11. “FOR THE GIRLS WITH MESSY HAIR AND THIRSTY HEARTS.”

This quote is the dedication in Jodi Lynn Anderson’s book Tiger Lily, a reimagining of the classic story of Peter Pan. While it is often attributed to Anderson, many Tumblr pages and online posts cite Fitzgerald as its author.

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Harry Potter's Childhood Home Can Be Yours for $1.3 Million
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Carter Jonas

Harry Potter may have spent his childhood years sleeping in a cupboard under the stairs at 4 Privet Drive, but his origin story really begins at Godric’s Hollow, the quaint village where Harry's parents lived when he was a baby. There, Voldemort first met his downfall and Harry became “The Boy Who Lived.” Now, The Telegraph reports that the historic home that served as Godric’s Hollow in 2010's Harry Potter and the Deathly Hallows: Part 1 is on the market—giving fans the rare chance to own a fictional piece of wizarding history.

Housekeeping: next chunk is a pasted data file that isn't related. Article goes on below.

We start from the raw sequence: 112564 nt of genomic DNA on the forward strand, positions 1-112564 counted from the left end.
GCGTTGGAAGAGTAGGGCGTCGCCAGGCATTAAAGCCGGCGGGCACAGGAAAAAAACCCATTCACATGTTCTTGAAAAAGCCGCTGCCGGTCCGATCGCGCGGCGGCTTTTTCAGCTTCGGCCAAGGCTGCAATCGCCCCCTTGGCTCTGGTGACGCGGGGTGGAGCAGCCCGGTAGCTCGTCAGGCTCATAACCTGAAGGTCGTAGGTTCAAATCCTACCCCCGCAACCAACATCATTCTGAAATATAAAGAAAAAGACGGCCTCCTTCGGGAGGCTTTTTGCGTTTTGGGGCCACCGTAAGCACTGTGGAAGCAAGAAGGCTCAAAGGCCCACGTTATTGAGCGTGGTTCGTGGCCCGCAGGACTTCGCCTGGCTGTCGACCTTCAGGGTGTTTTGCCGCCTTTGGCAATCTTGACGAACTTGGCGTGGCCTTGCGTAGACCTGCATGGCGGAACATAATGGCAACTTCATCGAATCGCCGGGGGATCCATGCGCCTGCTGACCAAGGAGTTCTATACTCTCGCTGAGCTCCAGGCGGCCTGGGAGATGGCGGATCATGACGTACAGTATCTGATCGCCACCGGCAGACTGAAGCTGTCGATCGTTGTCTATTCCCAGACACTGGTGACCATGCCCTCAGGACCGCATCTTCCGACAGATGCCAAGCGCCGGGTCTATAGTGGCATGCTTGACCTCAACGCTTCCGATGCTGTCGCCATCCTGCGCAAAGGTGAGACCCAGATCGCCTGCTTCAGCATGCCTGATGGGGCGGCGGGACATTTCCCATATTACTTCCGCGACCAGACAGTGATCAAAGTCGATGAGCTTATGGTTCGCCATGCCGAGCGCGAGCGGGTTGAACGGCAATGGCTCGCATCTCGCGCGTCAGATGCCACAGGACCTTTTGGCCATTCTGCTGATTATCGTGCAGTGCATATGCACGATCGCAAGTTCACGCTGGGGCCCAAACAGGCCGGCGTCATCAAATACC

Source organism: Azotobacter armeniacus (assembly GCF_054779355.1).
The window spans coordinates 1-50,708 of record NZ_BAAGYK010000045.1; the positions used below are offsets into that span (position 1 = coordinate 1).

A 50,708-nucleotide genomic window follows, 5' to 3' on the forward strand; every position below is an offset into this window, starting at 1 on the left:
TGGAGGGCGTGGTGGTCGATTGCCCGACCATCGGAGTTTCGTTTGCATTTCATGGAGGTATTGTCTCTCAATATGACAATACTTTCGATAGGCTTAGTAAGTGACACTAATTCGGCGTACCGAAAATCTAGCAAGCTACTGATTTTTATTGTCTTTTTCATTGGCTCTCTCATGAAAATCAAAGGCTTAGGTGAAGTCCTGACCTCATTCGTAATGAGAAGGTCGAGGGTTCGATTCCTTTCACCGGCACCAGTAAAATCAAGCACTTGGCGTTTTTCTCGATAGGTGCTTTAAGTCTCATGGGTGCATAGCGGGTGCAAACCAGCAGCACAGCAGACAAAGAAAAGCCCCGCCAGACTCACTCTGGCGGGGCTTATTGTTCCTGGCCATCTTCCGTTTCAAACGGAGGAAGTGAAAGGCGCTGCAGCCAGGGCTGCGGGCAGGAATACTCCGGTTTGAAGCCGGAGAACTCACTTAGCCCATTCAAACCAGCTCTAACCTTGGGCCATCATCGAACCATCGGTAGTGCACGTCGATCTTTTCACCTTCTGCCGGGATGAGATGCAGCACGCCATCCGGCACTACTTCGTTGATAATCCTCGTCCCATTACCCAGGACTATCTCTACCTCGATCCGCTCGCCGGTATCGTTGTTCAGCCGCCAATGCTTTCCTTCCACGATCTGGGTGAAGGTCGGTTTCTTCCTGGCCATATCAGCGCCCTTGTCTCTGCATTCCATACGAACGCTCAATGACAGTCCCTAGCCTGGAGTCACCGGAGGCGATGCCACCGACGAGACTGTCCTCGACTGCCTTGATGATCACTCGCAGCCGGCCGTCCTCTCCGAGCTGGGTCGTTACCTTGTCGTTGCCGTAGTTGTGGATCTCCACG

Known as the de Vere House, the historic home is located in the medieval village of Lavenham, in Suffolk, England. The country’s wealthiest non-royal family, the de Veres, owned the home from the 14th to the 17th centuries, and it’s said that King Henry VIII once paid a visit to the property during a hunting trip in 1498.

According to current homeowners Tony and Jane Ranzetta, Harry Potter producers used creative editing techniques to transform footage of the de Vere House into the village of Godric’s Hollow: "The crew arrived without actors and filmed both the front and the back in the height of summer,” Tony told The Telegraph in 2012. "They then used parts of the house like pieces of a massive three dimensional jigsaw, cutting and pasting them to form the streets of Godric's Hollow.”